Printed headline: Efficiency Drivers
While most of EasyJet’s maintenance for its aircraft fleet takes place outside of its hangars using third-party providers, its investment in technology across its UK facilities has remained consistent. In 2014, it began trials using drones for inspection work on airframes to identify potential damage after events such as lightning strikes. More recently, it has explored predictive analytics, and this year it signed up to Airbus’ Skywise platform aimed at helping its engineers anticipate problems by removing and replacing at-risk components ahead of failure.
With operational and cost advantages important for any airline, particularly low-cost carriers, EasyJet is now using an artificial intelligence-based simulation tool to help with the day-to-day maintenance planning for its entire fleet of Airbus A319-100s, A320-200s, A320neos and, starting in July, the A321neo. Last year, it teamed up with London-based logistics software startup Aerogility to roll out the system, which went live last November.
Operational data about each aircraft in the fleet is extracted from EasyJet’s existing AMOS management software system and integrated into Aerogility’s system. Aerogility says the planners can then forecast when heavy maintenance must be scheduled, factoring in existing plans with third-party suppliers while incorporating other fleet upgrades and modifications programs.
The first discussions about a possible collaboration took place in 2014, with EasyJet looking for more effective ways to manage its maintenance workload given the anticipated expansion of its fleet in 2017-22. In the development phase, Aerogility built a test system for the British low-cost carrier, which allowed it to explore the capabilities of the software at its Luton headquarters before committing to it long-term. “The test environment allowed us to implement different scenarios and explore what various outcomes would arise from them,” says Swaran Sidhu, head of fleet technical management at EasyJet.
EasyJet’s planning requirements for its maintenance operations are perhaps less standard than for most carriers. The airline’s MRO strategy previously focused on operating on an equalized maintenance schedule—combining A and C checks into a schedule of work packages performed overnight, rather than the more common block maintenance workload. However, as of last year, this was adjusted somewhat, Sidhu says. “Last year we carried out another detailed review of our maintenance philosophy and took the decision to convert aircraft to a block program after six years,” he says.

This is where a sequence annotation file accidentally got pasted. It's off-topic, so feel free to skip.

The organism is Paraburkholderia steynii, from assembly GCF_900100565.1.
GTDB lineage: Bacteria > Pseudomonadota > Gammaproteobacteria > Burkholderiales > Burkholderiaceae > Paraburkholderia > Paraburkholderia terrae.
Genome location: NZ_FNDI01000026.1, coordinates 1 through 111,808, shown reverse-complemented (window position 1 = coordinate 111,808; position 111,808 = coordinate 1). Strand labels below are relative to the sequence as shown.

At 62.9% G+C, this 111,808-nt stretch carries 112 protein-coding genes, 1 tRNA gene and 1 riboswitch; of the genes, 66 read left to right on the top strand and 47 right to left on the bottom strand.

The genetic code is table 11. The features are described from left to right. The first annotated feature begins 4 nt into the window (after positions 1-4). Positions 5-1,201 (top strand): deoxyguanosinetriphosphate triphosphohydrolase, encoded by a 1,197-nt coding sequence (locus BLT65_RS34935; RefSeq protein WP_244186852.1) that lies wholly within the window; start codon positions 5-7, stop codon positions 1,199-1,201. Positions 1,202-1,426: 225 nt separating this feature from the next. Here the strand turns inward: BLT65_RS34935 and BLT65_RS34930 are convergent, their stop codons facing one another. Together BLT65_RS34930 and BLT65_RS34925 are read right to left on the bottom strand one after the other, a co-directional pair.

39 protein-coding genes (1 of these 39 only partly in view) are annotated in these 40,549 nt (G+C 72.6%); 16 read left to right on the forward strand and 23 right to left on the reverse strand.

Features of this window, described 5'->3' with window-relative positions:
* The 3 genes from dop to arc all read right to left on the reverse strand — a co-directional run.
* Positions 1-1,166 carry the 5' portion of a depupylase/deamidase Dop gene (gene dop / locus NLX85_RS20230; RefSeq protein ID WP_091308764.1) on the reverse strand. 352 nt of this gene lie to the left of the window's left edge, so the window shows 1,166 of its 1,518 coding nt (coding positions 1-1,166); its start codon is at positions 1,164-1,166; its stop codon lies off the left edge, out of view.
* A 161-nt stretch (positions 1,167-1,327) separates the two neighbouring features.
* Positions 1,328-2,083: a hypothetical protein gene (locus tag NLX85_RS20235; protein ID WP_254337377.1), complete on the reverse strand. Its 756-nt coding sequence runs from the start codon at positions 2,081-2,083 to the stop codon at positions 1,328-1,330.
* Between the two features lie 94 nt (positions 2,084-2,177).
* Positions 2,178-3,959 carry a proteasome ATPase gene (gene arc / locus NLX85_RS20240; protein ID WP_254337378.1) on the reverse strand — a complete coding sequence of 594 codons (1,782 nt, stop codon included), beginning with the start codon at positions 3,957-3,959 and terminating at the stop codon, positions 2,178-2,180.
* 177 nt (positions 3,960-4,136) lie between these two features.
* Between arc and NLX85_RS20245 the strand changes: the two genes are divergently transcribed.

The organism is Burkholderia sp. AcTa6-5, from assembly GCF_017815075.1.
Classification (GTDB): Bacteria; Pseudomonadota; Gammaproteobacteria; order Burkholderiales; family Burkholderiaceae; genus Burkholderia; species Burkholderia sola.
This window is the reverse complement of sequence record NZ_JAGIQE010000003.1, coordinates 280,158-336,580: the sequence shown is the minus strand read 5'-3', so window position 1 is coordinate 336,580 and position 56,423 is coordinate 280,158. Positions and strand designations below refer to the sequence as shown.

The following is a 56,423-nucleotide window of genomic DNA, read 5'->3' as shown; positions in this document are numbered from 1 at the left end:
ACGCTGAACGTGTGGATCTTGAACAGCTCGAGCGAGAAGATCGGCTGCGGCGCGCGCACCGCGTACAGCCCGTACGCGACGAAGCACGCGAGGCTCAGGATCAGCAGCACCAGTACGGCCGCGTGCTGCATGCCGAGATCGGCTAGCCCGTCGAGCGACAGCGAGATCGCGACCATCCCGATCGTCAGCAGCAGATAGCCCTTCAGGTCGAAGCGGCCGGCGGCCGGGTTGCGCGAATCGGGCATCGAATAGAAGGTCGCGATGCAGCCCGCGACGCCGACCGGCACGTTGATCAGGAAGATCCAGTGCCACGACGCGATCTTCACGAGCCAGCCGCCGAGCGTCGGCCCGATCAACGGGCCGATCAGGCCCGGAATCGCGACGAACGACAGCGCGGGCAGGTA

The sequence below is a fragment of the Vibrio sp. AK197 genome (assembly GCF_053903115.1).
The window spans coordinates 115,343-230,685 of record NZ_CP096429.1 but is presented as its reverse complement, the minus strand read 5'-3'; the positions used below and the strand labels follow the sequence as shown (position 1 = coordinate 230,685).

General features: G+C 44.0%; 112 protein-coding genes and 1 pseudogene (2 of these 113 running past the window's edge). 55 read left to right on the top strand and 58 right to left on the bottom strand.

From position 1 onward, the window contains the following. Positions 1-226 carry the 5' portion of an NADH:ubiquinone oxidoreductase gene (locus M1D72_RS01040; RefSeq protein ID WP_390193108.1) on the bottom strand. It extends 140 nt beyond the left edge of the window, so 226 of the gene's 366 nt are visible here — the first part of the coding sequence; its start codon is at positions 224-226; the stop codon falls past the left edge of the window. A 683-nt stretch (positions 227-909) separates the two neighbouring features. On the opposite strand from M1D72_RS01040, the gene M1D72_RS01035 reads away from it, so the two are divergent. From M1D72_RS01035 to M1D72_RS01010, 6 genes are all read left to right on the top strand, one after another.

Despite a relatively smooth implementation process with the Aerogility tool, Sidhu says there were some challenges, which is not uncommon in IT-related projects. One of these was around standardization with the AMOS interface. Another was inputting some scheduling data into the existing IT system. “Given our equalized maintenance philosophy, the combined A and C check packages are classified as light base maintenance inputs performed overnight at our five MRO network stations,” Sidhu says. “The number of inputs ranges from 25 to 45 packages per week based on our 300-aircraft fleet size, and factoring them through the planning tool in addition to the heavy base maintenance inputs would have created a very congested view of the plan.” He adds that EasyJet is working with Aerogility to develop the software’s capability to include the equalized checks.
EasyJet is also implementing plans for its engine fleet and its landing gears using the Aerogility tool, with the latter set for completion first. “This will be an enhanced version of the software delivered last November but with this added capability,” says Gary Vickers, CEO of Aerogility, who previously worked on military aviation maintenance planning projects, including Lockheed Martin on the F-35 and F-22 fleets, as well as BAE Systems, before expanding into the civil segment.
Having linked up with EasyJet for its first commercial aviation collaboration, Vickers believes Aerogility has been on a learning curve but is continuing to build a solid foundation. Talks are now ongoing with airline operators. In the future, he predicts software innovations will have an ever-greater role to play in commercial aviation. “Airline operators work in a business involving competitive pricing through to managing complex engineering assets that have to be maintained to critical levels of safety, availability and cost management,” he says. “Airlines have to be innovative with the software they employ.”